NTPRS14 closing luncheonAnd then from 11.45-1.30 already the closing luncheon!

Carol GaabThe keynote speech was by Carol Gaab. Unfortunately I had to go to the airport to catch my flight and I had to leave at the beginning of her interesting story how she got into TPRS. Hope I an read or see it still somewhere!

I went with the shuttle to the Chicago metra, but the train was too late because of works. I was afraid I would miss my plane, so I took a taxi ($40…). The taxidriver happened to come from Congo and so we spoke French. He happened to have had Leslie Davison also in his taxi the day before (he showed me her cart). He already spoke English quite well, but he had asked her how to improve his English. She had told him to watch television with subtitles. He told me he did not agree with her and that it was a bad idea. I asked him why. He said that the subtitles went so fast, they already disappeared before he could read them entirely. I told him that this happened to me too when I was young. In the Netherlands all foreign television programms, films, series etc. were subtitled. In the beginning I could not read all, because the subtitles disappeared to fast. But with practice my reading got faster and faster; so I told him this would happen to him too if he persevered. With my explanation he could agree. Fate first brought him Leslie and because he did not agree I was brought to complete the details ;-).

NTPRS14 conference programmWhen walking to my gate I happened to meet Bernard, native French teacher and one of the coaches. He told me we also went to the airport before (I had forgotten, but yes, we did); so it was bizarre we now met again at the airport before leaving. And if we had known: he also took a cab to go to the airport on his own ($40…).

Well, and then my flight from Chicago left with an hour delay, so we got in 10 minutes after the last departure to Albany (from Minneapolis – I had to fly from Minneapolis). So I had to stay in a hotel and the next morning to get up at 3.45 to get the shuttle of 4.00 and have a plane to Atlanta (!) at 6.30 and then a plane to Albany from there. All planes for Albany or near Albany were completely (over)booked! This was the only possibility in the daytime… With a direct flight I would’ve had to wait until 7 pm…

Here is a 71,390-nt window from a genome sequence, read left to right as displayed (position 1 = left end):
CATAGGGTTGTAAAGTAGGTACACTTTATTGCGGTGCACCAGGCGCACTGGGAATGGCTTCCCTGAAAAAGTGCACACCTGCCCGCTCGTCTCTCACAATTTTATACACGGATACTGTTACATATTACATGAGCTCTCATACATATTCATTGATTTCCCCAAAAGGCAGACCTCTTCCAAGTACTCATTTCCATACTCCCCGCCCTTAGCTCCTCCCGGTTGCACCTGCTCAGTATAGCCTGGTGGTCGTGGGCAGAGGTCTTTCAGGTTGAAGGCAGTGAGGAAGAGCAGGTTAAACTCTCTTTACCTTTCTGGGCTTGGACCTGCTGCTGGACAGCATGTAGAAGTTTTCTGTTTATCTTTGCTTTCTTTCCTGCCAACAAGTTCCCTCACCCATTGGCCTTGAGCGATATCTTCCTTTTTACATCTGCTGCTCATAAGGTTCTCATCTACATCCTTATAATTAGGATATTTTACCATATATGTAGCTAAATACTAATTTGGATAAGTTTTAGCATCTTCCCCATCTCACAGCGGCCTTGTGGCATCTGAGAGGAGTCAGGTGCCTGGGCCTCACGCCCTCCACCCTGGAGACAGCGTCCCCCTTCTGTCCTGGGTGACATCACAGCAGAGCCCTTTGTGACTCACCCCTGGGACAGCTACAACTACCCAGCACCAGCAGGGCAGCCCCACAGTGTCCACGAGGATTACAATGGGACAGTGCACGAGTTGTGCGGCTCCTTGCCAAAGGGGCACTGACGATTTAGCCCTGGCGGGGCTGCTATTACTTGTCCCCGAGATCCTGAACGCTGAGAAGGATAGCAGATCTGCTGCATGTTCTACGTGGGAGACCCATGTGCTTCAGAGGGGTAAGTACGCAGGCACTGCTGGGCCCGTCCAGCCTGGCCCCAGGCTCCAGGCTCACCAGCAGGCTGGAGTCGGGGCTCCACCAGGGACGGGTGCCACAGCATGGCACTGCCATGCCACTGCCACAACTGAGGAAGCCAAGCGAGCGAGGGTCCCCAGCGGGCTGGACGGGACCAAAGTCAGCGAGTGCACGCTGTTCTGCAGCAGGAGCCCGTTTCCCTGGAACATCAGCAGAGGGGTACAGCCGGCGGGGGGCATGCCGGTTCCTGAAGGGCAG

And then I sat next to someone in the plane twice or three times my size. You should have seen my face: there he was sitting in the seat next to mine, partly sitting on my seat and half in the pathway. I thought it would not fit with the three of us ont those three seats, but somehow we managed, but I could not avoid ‘getting in touch with him’ (literally). How I was happy when we arrived! But I had Dave Burgess’ book “Teach like a pirate” to entertain me, so I managed to forget (mostly).

Here you can find all the downloads for NTPRS14.


NTPRS14 Chicago – The fourth day – Thursday the 24th of July

Karen LichtmanThursday the 24ht of July, the fourth day. The beginning workshop with Katya Paukova and Donna Tatum-Johns continued until 12 o’clock. The workshops carrousel for the advanced was over and now we could choose for a lot of other sessions: always difficult!

From 8.30 – 10.00 there were 5 sessions and I wanted to attend three…
How not to commit readicide – Bryce Hedstrom
Milking the story with tech tools – Leslie Davison
Research on TPR Storytelling – Karen Lichtman

I decided to go to Karen’s Research on TPRS. What a wonderful presentation! Karen knows how to present stuff that might be boring in a dynamic and interactive way, using all kind of didactic trics, to make us think and react and also remember. She also mentioned a recent TPRS study from the Netherlands by De Vlaming, which Karen translated with Google. Tip: give also a summary of the research and it’s conclusions in English!

Janice Holter KittokThere was a preview of a new research by Janice Holrt Kittok and Barbara Ann Cartford and Karen Lichtman : measuring fluency development in content-based Storytelling elementary Spanish instruction.

Then sessions from 10.15 – 11.45. Now I wanted to go to two of the 5 sessions (I had already heard about La persona especial by Bryce Hedstrom in Denver)
– Deeper reading, Mira Canion
The art of engaging beginners, Grant Boulanger Grant Boulanger

Because Mira’s was also more about the common core, which is not something we use in Europe, so this made my choice easier. So I went to Grant’s. The room was packed! I already met Grant a few days earlier and I told him I liked the ideas of “Teach like a pirate” Dave Burgess. Grant told me – and this was also an item in his presentation, that he always tries to keep things as simple as possible, e.g. only using one prop like a set of glasses. For me it’s more, how can I stick to the ideas of Dave Burgess, who very much works from the idea of Multiple Intelligences, like I do in my lessons and yet still keep it simple?!


In the afternoon I think I skipped the session of 1.45 – 3.15 and had a long talk with Jim Tripp outside in the sun. We Jim Wooldridge (Señor Wooly)talked about his book Tripp’s scripts (which has scripts & structures in English). We laready talked about this last time we met, about having the scripts also available in other languages, like Spanish. French, German etc. and how this could be realized.

The last session from 3.30-5.15 I went to Finding the story: How Sr. Wooly learned to create engaging stories with the simplest Spanish by Jim Wooldridge. It was a personal story about how he used to teach and how this changed and how he started using songs and clips with the songs. Karen Rowan and Jason Fritze

Afterwards I shortly looked at the showcase of Karen Rowan and Jason Fritze and in the coaching room, but I was too tired! IMG_2889 NTPRS14 coaches singing about ChicagoI ate my Wholefoods dinner outside the hotel with my French colleague from Turkey and then I went to the open Mic night until the batteries of my camera were empty (as were mine).


Keep calm we know science